A few days later, reality hit. Clinton was hoping to come close to Obama in North Carolina; instead, she lost in a landslide. She was hoping to win decisively in Indiana; she won narrowly. If this had been her night to send a message of strength to superdelegates, it did not work out. At Clinton's victory party in Indianapolis, supporters started to speculate about whether the candidate would drop out. Clinton supporter Shelly Raina admitted her disappointment.
"We all know the numbers need to add up. I'm an accountant; they need to add up. They're not there," Raina said. "Unless we count Michigan and Florida, which I think we should — at least Florida."
Raina said she was starting to accept that Clinton could lose the nomination.
"I always think the worst. I hope it will be different, though," she said.
There was little reason for optimism. Clinton started getting the question almost every day: "Why not drop out?"
Her campaign answered by inviting reporters to come stand next to Clinton as she signed autographs, and listen to what supporters were telling her. At a signing in Logan, W. Va., supporters indeed were still urging her on.
"We got your back," they told her. "Don't give up, Hillary ... We're praying for you."
Beginning of the End
Despite the words of encouragement, many signs indicated that the Clinton campaign was at the beginning of the end. One was the Secret Service agent who was taking six weeks off. When asked if he would be assigned to the Clinton plane when he returned, his response was, "If this thing is still going."
In another telltale sign, campaign events became less organized. Clinton spoke in a hospital courtyard in Portland, Ore., where patients, including children, were kept shivering out in the cold to hear her speak.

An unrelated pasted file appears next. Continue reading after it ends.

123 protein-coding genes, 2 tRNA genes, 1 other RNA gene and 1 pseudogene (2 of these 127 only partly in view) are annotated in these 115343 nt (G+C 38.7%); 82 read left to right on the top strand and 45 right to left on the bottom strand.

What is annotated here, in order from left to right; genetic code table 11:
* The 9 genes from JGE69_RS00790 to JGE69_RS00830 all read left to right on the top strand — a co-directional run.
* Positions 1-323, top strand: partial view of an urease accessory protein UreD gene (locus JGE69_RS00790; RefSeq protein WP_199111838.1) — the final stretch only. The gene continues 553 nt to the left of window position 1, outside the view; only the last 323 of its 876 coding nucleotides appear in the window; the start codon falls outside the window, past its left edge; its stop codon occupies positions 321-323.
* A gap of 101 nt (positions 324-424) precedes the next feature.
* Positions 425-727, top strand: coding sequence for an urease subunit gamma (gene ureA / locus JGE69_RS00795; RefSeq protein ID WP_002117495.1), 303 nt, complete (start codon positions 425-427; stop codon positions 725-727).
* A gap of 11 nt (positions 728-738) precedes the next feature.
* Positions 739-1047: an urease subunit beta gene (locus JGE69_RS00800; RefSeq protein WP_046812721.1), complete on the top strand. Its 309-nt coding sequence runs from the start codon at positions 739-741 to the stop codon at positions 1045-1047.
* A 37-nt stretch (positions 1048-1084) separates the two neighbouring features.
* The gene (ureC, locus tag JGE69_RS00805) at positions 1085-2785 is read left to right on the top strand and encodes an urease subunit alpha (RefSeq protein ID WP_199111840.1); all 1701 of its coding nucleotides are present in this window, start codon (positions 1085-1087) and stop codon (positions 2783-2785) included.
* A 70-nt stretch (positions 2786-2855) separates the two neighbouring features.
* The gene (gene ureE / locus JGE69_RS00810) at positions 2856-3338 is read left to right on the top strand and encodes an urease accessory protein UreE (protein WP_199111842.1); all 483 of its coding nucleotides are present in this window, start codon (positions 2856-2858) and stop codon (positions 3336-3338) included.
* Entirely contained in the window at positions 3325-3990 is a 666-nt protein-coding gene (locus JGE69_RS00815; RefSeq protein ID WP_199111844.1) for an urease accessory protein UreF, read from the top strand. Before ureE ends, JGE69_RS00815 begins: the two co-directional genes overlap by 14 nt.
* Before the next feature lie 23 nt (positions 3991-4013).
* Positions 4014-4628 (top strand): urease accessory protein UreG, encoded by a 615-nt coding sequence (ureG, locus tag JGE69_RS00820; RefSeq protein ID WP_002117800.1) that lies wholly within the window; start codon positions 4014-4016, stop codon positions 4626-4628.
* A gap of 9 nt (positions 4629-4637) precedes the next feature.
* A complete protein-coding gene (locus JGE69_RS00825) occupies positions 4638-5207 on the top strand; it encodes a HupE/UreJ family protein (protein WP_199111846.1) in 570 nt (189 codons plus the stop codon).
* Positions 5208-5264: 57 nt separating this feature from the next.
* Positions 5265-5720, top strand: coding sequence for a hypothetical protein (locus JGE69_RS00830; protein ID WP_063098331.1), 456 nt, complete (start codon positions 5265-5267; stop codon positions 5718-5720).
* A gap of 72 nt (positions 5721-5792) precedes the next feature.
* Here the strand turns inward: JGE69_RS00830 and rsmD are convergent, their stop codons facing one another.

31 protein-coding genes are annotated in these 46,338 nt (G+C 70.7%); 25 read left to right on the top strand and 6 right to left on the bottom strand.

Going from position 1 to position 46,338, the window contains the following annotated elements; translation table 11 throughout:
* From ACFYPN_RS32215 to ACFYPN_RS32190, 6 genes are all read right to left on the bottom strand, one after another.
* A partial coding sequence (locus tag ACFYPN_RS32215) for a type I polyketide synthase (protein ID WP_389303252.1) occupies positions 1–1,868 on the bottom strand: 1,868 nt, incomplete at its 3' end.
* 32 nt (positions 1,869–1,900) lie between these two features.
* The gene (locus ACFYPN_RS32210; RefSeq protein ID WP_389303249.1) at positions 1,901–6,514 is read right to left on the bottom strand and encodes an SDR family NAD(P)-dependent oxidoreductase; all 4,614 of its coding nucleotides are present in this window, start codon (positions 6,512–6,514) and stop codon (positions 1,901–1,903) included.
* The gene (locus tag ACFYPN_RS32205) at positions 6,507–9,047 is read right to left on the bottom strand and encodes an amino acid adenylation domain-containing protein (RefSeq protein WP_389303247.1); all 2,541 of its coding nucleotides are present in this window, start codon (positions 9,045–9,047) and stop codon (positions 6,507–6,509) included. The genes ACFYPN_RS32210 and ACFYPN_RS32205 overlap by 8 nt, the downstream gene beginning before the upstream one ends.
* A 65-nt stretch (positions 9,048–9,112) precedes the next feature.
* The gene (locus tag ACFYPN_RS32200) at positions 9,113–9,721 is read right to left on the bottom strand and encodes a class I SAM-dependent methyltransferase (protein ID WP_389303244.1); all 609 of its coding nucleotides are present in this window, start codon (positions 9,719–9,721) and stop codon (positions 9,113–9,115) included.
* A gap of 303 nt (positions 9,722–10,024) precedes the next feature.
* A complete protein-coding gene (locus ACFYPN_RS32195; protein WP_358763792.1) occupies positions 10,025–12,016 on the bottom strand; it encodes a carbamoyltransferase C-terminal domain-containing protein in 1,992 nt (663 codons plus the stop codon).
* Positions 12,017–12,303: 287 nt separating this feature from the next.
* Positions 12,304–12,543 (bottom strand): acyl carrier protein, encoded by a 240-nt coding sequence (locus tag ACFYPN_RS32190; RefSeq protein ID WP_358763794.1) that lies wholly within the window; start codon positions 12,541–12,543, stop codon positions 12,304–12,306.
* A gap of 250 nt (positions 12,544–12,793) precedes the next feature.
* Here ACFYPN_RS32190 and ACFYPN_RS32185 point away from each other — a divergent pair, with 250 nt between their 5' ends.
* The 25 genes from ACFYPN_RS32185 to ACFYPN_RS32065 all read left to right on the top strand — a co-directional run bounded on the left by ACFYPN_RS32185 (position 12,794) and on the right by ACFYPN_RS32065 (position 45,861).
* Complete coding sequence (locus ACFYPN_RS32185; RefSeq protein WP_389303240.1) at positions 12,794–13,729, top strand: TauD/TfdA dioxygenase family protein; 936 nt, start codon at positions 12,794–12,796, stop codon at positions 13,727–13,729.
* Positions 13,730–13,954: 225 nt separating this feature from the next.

"I know you're huddled under blankets, which I deeply regret, because it is a little chillier than anybody anticipated," Clinton told the crowd. "I don't want the children who are patients here to be out here too much longer, because I don't think that's the right thing to do. So I'm going to end."
Then came the episode in Yankton, S.D., this week. Clinton's advance team had not done its homework. In a name mix-up, Clinton addressed Yankton's mayor, Dan Specht, as Curt Bernard, the former mayor who had been ousted six months before for questionable practices while in office. Clinton's mere mention of Bernard's name drew jeers and boos from the audience.
Followers Await Instruction
Yankton would be Clinton's last campaign stop. She then flew to New York City, and on Tuesday, the day of the final two Democratic primaries, thanked her supporters. She did not mention that Obama had won the delegate race.
"I want the nearly 18 million Americans who voted for me to be respected, to be heard and no longer to be invisible," she told her audience.
One of those millions of people who supported Clinton was 70-year-old Lorraine Borden. Asked if she is ready to support Barack Obama, Borden said, "I would only vote for Obama if Hillary felt that was the right thing and announced it to all of us."
Borden might get those instructions from Clinton on Saturday, when she plans to suspend her campaign and speak to her supporters.